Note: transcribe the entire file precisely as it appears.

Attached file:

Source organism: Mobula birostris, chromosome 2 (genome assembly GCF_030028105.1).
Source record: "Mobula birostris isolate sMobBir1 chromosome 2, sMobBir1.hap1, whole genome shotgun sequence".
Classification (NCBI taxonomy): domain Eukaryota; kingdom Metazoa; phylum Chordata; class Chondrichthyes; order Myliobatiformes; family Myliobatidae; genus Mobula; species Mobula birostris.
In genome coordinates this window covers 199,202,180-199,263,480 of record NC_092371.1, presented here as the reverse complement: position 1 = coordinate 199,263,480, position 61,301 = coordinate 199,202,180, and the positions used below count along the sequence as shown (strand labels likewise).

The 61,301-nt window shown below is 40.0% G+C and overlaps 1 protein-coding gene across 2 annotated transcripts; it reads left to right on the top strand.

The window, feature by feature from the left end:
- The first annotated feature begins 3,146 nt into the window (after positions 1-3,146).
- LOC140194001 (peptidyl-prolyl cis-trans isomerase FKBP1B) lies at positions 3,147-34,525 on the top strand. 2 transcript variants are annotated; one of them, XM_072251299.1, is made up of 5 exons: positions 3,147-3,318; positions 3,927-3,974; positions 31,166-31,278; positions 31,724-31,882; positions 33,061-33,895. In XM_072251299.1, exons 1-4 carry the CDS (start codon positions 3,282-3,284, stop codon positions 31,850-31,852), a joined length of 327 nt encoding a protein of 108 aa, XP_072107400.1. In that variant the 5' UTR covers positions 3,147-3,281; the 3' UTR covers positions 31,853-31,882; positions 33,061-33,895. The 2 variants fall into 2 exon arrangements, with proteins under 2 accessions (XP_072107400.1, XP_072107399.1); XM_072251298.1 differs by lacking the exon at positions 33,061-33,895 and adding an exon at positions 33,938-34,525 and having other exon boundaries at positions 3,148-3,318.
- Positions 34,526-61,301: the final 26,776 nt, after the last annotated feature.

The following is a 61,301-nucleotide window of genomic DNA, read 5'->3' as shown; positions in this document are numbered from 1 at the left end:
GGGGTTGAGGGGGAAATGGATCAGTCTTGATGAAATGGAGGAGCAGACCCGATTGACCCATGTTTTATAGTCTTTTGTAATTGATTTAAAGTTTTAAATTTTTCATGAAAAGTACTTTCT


Source organism: Mobula birostris, chromosome 2 (genome assembly GCF_030028105.1).
Source record: "Mobula birostris isolate sMobBir1 chromosome 2, sMobBir1.hap1, whole genome shotgun sequence".
Classification (NCBI taxonomy): domain Eukaryota; kingdom Metazoa; phylum Chordata; class Chondrichthyes; order Myliobatiformes; family Myliobatidae; genus Mobula; species Mobula birostris.
In genome coordinates this window covers 199,202,180-199,263,480 of record NC_092371.1, presented here as the reverse complement: position 1 = coordinate 199,263,480, position 61,301 = coordinate 199,202,180, and the positions used below count along the sequence as shown (strand labels likewise).

The 61,301-nt window shown below is 40.0% G+C and overlaps 1 protein-coding gene across 2 annotated transcripts; it reads left to right on the top strand.

The window, feature by feature from the left end:
- The first annotated feature begins 3,146 nt into the window (after positions 1-3,146).
- LOC140194001 (peptidyl-prolyl cis-trans isomerase FKBP1B) lies at positions 3,147-34,525 on the top strand. 2 transcript variants are annotated; one of them, XM_072251299.1, is made up of 5 exons: positions 3,147-3,318; positions 3,927-3,974; positions 31,166-31,278; positions 31,724-31,882; positions 33,061-33,895. In XM_072251299.1, exons 1-4 carry the CDS (start codon positions 3,282-3,284, stop codon positions 31,850-31,852), a joined length of 327 nt encoding a protein of 108 aa, XP_072107400.1. In that variant the 5' UTR covers positions 3,147-3,281; the 3' UTR covers positions 31,853-31,882; positions 33,061-33,895. The 2 variants fall into 2 exon arrangements, with proteins under 2 accessions (XP_072107400.1, XP_072107399.1); XM_072251298.1 differs by lacking the exon at positions 33,061-33,895 and adding an exon at positions 33,938-34,525 and having other exon boundaries at positions 3,148-3,318.
- Positions 34,526-61,301: the final 26,776 nt, after the last annotated feature.

The following is a 61,301-nucleotide window of genomic DNA, read 5'->3' as shown; positions in this document are numbered from 1 at the left end:
GGGGTTGAGGGGGAAATGGATCAGTCTTGATGAAATGGAGGAGCAGACCCGATTGACCCATGTTTTATAGTCTTTTGTAATTGATTTAAAGTTTTAAATTTTTCATGAAAAGTACTTTCT